A Hickory man was sentenced to up to 17 years in prison after his conviction for second-degree murder during Catawba County Superior Court on Thursday, June 25, according to a press release from District Attorney Scott Reilly.
Monroe David Byrd Jr., 54, was given an active prison term of 13 to 17 years after pleading guilty to the 2012 killing of his estranged wife, 33-year-old Amy Marie Starnes Byrd. He will spend his period of incarceration in the custody of the North Carolina Division of Adult Corrections.
Because the date of offense was in August 2012, the defendant was sentenced under the sentencing laws that were in effect at that time. Sentences for second-degree murder were substantially increased by the General Assembly in December 2012, according to the release.
“Obviously, this is an extremely sad and serious situation,” said Gregory R. Hayes, Superior Court judge from Catawba County. “No matter what I say, it won’t bring back Amy Byrd’s life. Nothing will bring your daughter back, and no amount of prison time is adequate.”
Before entry of the plea, Hayes adopted findings from an evaluation by a forensic psychiatrist from Broughton Hospital that showed the defendant had the capacity to proceed.
Byrd had been hospitalized several times during the eight years since the slaying to address his mental capacity.
The murder took place Aug. 23, 2012. On that date, the defendant went to the house of an acquaintance, covered in blood and needing a place to hide because he said he had killed someone. That was reported to law enforcement, according to the release.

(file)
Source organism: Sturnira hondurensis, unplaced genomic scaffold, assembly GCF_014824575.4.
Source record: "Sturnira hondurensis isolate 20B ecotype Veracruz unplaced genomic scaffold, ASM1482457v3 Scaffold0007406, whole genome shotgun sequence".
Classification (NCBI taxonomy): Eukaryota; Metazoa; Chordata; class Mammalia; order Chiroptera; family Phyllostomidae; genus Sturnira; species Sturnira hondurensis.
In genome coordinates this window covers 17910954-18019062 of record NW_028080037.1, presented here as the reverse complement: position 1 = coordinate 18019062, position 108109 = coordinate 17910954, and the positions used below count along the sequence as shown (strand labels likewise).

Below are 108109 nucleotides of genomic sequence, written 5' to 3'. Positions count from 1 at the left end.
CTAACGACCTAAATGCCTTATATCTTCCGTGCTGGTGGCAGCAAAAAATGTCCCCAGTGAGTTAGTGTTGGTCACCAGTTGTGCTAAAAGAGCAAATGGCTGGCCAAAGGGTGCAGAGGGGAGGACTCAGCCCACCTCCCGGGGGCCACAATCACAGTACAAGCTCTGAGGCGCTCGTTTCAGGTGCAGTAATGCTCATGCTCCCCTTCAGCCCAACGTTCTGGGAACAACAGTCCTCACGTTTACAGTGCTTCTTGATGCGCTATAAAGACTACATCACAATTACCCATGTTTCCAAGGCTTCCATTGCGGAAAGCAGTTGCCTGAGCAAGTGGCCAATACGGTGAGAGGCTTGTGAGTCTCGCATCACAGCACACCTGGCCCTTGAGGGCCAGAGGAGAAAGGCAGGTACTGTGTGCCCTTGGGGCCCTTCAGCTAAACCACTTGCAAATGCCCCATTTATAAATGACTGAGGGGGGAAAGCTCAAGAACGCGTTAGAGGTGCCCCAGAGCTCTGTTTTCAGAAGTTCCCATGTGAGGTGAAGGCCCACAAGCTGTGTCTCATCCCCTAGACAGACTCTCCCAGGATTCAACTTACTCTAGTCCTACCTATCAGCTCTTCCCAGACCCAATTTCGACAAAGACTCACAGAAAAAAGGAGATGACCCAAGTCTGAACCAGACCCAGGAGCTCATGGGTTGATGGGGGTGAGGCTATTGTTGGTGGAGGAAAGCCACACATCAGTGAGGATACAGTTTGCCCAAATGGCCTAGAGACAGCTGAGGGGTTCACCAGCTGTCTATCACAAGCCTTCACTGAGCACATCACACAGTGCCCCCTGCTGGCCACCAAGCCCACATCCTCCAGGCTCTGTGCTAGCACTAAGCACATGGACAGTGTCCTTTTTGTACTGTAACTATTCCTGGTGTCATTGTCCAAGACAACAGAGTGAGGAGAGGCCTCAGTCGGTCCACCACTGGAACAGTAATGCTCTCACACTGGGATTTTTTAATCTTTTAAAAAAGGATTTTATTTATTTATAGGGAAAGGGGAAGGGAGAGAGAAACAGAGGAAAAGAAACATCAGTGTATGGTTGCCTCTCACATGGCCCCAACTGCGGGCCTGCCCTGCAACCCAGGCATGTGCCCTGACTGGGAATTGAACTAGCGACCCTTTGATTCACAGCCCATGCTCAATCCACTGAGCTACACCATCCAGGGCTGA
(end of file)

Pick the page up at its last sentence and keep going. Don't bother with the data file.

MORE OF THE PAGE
Deputies from the Catawba County Sheriff’s Office later went to Byrd’s house. He was in front of the home but claimed he did not know where the victim was at that time. He still had dried blood on him. When deputies went inside the home, they found the victim, Amy Byrd, dead on the couch.
Amy Byrd was stabbed to death by her estranged husband. The autopsy report showed that she died as a result of sharp-force injuries to the head, chest, abdomen, back and extremities. She also had defensive wounds on her hands, according to the release.
Assistant District Attorney Melanie Earles noted the horrific nature of the crime and the way that Amy Byrd suffered, telling the court that her family had been seeking closure.
Defense Attorney Lisa Dubs pointed out that Monroe Byrd had long-standing psychiatric issues dating back to 1992, outlining numerous evaluations and treatment regimens through the years.
Amy Byrd’s father, Paul Starnes, addressed the court, saying he wanted the defendant to know what he had put her family through — anguish and heartache that was still present even after eight years — mentioning that her four children were having to grow up without her.